Graphic works created as part of The Zero State project are displayed in a specially arranged and transformed exhibition space of the District Museum in Bydgoszcz. They relate to contemporary social issues, creating a multi-element creative statement, which is not only limited to the presentation of art objects, but also takes account of both the passive – existing – context, which is associated with the place and the current culture, and the active – created – one, which is related to description and arrangement. As the graphic works are located on the margins of the exhibition space, contextual elements are included in the area of creative activity. The arrangement of the exhibition not only serves to present art objects, but also plays an important role in changing the passive perception into a dynamic form of participation. Creative activity connects subjective factors – subjectivism and individualism – resulting from artistic creation, with objectivity – social phenomena. The Zero State project attempts to break the subject-object dualism characteristic of the rationalist thought of European culture. Distancing oneself from antinomies (objective-subjective, an individual-society, freedom-necessity) allows us to move away from objectivity in art in favour of ‘creating actions and processes that give viewers the opportunity to participate’.2 Taking account of the arrangement of the space, the project forces viewers to find individual elements of the exhibition and also strongly influences the message. The open structure of The Zero State project does not, however, blur the meaning of contemporary social phenomena. Some of the presented graphic works are an analysis of the existing reality, a way of ‘consciously creating the world of the work displayed – placing in its structure not strictly empirical elements provided by direct observation, but primarily the products of the abstraction process, the result of which is the recognition of the main developmental tendencies of the objective world’.3 The Zero State project consists of works that often go beyond the classic structure of graphic works and the convention of using means of artistic expression in the area of graphic techniques. This makes it possible to enrich the message and make it more understandable. Ultimately, this inhibits the degradation and shallowing of the message, which usually manifests itself when we are too familiar assumption of The Zero State project is to look for new solutions and not to duplicate existing patterns.4 The project extends the boundaries of creative activity to include everyday experiences. At the same time, the questions about the function of the work, not its morphology, become important, drawing our attention to experience and not to the object of art itself.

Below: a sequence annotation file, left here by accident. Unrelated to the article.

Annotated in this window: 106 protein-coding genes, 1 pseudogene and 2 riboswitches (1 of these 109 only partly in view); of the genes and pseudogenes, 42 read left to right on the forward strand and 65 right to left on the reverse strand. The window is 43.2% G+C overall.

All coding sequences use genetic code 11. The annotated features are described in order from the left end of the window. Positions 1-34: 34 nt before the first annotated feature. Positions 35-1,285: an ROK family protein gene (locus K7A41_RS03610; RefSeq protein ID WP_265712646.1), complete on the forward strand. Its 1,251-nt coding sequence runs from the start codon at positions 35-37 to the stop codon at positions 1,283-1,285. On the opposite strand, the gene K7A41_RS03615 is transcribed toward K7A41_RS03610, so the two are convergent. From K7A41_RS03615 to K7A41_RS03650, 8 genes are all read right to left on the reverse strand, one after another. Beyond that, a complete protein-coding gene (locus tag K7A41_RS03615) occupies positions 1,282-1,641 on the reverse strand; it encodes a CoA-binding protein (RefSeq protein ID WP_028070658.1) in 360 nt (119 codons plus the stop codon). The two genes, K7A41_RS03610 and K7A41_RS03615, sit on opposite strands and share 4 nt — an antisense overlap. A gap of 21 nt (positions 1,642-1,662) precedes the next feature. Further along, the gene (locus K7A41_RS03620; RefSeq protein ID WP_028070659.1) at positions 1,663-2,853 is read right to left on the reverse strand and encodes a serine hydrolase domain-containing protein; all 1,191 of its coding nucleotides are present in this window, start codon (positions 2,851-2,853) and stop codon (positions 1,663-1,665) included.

Maciej Kurak

  1. Bunt. Nowe ekspresje, Poznań: Uniwersytet Artystyczny im. Magdaleny Abakanowicz w Poznaniu, 2021, p.
  2. Bogusław Jasiński, Estetyka po estetyce. Prolegomena do ontologii procesu twórczego, Warszawa: Ethos, 2008, p. 32.
  3. Bogusław Jasiński, Estetyka realizmu György Lukácsa i jego przesłanki filozoficzne, Warszawa: Książka i Wiedza, 1984, p. 161.
  4. As in science, Priestley and Scheele placed their discoveries within existing definitions of chemical phenomena. By adopting a new scientific interpretation which refuted the old theory, only Lavoisier was able to properly combine all the elements of his discoveries. For more see: F. Engels, Przedmowa [in:] K. Marks, Kapitał, Vol. II, Książka i Wiedza, Warszawa 1955, p. 15.

More information: UAP, Poznań Art Week, MOB